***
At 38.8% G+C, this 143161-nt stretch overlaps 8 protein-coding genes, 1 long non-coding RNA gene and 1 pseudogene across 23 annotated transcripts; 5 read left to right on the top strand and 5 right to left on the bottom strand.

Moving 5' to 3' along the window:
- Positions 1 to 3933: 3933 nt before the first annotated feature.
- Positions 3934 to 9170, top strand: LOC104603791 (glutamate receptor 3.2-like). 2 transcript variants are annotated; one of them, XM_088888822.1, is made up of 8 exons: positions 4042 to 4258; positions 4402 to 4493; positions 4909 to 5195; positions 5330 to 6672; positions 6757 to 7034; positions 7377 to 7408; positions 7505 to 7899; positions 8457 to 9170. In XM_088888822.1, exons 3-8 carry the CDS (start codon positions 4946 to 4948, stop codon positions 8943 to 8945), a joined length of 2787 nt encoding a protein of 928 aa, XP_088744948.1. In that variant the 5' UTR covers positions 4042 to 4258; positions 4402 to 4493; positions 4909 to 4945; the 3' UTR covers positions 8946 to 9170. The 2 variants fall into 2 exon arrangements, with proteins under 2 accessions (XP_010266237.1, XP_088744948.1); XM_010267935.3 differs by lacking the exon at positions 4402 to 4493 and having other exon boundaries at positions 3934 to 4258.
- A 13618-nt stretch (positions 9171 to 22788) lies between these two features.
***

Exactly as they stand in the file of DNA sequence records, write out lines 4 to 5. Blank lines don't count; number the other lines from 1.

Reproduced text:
- Positions 3934 to 9170, top strand: LOC104603791 (glutamate receptor 3.2-like). 2 transcript variants are annotated; one of them, XM_088888822.1, is made up of 8 exons: positions 4042 to 4258; positions 4402 to 4493; positions 4909 to 5195; positions 5330 to 6672; positions 6757 to 7034; positions 7377 to 7408; positions 7505 to 7899; positions 8457 to 9170. In XM_088888822.1, exons 3-8 carry the CDS (start codon positions 4946 to 4948, stop codon positions 8943 to 8945), a joined length of 2787 nt encoding a protein of 928 aa, XP_088744948.1. In that variant the 5' UTR covers positions 4042 to 4258; positions 4402 to 4493; positions 4909 to 4945; the 3' UTR covers positions 8946 to 9170. The 2 variants fall into 2 exon arrangements, with proteins under 2 accessions (XP_010266237.1, XP_088744948.1); XM_010267935.3 differs by lacking the exon at positions 4402 to 4493 and having other exon boundaries at positions 3934 to 4258.
- A 13618-nt stretch (positions 9171 to 22788) lies between these two features.